Starting from 1 Jan 2023, Singapore international eCommerce sales and deliveries will need to adhere to new GST rules and higher GST charges on low-value-goods imported into Singapore by companies with significant annual revenue and sales to non-GST registered customers based in Singapore.
In Singapore’s Budget 2021 discussion, Singapore’s Minister for Finance announced the following:1
“With effect from 1 Jan 2023, (Singapore’s) Minister for Finance announced in Budget 2021 that GST will be extended to:
B2C imported non-digital services.2
The change will ensure a level playing field for our (Singapore’s) local businesses to compete effectively. The change also ensures that our (Singapore’s) GST system remains fair and resilient as the digital economy grows.”
In addition to this, Singapore is also planning to increase GST by 1% each in 2023 and 2024:3
This document summarises information from the following documents from IRAS
Those who are liable to collect GST at check out must also provide their carriers (e.g. Janio) with their GST or OVR registration number along with the GST payment status on an item level for the items being shipped in your order for customs clearance purposes.
If the above GST collection information does not flow to your shipping partner, such as Janio, on time at the point of customs clearance it is likely that GST will be collected again at Singapore Customs. Below is a sample shipping manifest with the required information required by Singapore Customs to adhere to this ruling.
Source: IRAS Air Courier Webinar – Extended Overseas Vendor Registration Regime – Slide 22
This current GST regime works in a comparatively similar way to how VAT is collected in Australia. You must register for GST, show GST in your check out page and charge GST to Singapore-based non-gst registered customers whether or not you are Singapore-based if your business meets certain criteria.
Different types of overseas businesses have different requirements, which can be found in the following slide numbers below in IRAS’s regime slides. You can also find the definitions of digital services, non-digital services and more in IRAS’s official extended Overseas Vendor Registration regime slides.
Overseas suppliers and overseas electronic marketplace operators will register under a simplified registration regime, with reduced registration and reporting requirements. GST reporting will be done via electronic-filing.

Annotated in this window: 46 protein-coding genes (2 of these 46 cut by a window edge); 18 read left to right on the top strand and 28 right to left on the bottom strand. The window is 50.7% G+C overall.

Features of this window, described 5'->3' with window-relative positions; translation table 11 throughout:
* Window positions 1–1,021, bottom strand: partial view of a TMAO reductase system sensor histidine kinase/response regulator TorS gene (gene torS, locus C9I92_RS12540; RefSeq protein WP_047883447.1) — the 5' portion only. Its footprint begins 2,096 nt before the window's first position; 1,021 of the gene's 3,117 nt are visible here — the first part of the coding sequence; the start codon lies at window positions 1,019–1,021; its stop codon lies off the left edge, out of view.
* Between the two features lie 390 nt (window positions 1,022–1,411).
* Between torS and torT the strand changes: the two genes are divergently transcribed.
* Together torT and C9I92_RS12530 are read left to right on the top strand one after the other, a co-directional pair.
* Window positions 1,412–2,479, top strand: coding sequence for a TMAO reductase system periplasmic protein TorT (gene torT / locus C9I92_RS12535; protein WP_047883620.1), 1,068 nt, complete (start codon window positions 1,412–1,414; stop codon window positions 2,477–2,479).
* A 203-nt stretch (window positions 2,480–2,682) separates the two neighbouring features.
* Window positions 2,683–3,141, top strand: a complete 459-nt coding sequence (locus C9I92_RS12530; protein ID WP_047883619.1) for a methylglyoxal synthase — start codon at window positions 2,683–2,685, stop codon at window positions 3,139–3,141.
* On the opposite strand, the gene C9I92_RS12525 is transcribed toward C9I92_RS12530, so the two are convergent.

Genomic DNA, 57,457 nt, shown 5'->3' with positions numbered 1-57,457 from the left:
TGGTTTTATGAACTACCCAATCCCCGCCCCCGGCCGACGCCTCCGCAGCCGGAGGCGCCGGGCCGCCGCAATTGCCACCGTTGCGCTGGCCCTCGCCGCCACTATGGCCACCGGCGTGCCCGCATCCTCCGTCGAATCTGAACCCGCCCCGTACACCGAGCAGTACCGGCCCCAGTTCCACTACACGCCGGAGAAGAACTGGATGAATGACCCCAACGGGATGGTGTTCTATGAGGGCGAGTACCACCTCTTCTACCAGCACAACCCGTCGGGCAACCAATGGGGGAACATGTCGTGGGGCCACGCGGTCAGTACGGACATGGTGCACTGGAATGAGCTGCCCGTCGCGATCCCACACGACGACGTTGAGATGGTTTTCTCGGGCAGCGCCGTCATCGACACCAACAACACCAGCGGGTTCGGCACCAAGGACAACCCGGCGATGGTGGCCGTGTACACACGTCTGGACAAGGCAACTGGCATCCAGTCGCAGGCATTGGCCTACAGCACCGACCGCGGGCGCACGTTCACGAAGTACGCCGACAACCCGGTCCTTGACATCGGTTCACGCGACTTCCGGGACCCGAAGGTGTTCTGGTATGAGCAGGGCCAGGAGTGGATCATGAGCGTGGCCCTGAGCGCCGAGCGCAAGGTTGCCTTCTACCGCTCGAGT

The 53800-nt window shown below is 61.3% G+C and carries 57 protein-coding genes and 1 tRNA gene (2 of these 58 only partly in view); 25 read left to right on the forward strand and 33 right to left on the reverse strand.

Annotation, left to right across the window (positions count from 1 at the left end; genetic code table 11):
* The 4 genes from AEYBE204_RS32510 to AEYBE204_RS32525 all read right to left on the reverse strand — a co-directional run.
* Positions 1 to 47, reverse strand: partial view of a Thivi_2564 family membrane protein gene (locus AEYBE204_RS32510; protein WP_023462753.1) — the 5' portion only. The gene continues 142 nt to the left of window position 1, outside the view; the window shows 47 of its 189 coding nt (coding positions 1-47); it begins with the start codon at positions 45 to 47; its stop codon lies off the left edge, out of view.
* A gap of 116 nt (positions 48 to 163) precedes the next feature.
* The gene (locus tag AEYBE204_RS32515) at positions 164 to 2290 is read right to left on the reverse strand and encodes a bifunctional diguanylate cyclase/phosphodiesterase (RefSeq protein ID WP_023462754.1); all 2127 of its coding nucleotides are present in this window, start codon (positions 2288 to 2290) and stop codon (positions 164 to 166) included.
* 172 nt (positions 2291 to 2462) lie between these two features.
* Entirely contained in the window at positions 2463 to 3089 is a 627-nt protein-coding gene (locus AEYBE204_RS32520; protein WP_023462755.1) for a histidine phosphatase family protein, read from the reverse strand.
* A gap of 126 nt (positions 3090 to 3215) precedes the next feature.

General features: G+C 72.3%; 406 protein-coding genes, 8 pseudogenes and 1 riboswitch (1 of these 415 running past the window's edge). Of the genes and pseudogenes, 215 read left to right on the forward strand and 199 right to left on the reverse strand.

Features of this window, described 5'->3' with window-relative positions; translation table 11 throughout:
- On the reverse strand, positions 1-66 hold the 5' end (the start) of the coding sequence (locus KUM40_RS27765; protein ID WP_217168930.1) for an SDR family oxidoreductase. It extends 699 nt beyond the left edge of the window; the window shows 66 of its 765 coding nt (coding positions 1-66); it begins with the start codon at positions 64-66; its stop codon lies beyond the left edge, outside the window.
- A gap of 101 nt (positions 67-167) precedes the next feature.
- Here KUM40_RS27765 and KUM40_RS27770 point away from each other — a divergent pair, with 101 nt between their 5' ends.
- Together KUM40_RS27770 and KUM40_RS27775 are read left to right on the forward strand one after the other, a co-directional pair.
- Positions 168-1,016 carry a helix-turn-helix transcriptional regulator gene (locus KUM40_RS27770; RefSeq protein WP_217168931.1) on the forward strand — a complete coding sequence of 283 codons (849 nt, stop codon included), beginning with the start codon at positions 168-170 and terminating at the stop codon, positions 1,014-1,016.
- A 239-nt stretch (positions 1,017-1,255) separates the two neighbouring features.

Local businesses who are GST registered also need to charge GST for any LVG sold to non-GST registered people in Singapore. You can refer to the following slides numbers in IRAS’s official extended Overseas Vendor Registration regime slides for more information:
When you have registered for GST or OVR in Singapore, please provide your GST registration number along with information on whether the items you need to ship have GST paid on them to shipping providers like Janio for customs clearance purposes.
For local vendors who keep LVG warehoused overseas to ship to customers in Singapore, these goods will fall within the scope of GST once this comes into force in January 2023. Prior to its implementation, this arrangement was “treated as outside the scope of GST since the goods are located outside Singapore at the time of supply.”4
Businesses that don’t meet the requirements for registering for GST or the Overseas Vendor Registration (OVR) must include such supplies in your taxable turnover to determine GST registration liability.5 IRAS provides a GST Registration Calculator to help with monitoring your taxable turnover.
Shipments that are classified as High Value Goods (HVG) are those whose total value of product value, insurance, and freight costs are S$400 and above. Goods that are valued above S$400 require duties and taxes to be paid at customs. For shipments like these, your shipping partner assisting you with customs will usually pay duties and taxes on your behalf while managing permit matters.
There could be cases where your shipment is valued close to S$400 before it arrives in Singapore but could be valued above that, such as due to foreign exchange fluctuations. In these cases, if you had paid GST on it as a low value good (before it breached S$400), your shipping partner may pay GST again at customs once it breaches S$400 when it arrives in Singapore. To help you, please take note of the following:
This GST will be charged back to your company by your shipping partner. In rare cases like these, you will need to submit a GST refund claim to the Inland Revenue Authority of Singapore (IRAS) with the proof of double payment.
Janio offers both international air freight into Singapore and customs clearance services into Singapore from Malaysia. To find out more about our services and rates or to receive more updates on customs clearance, reach out to us today.
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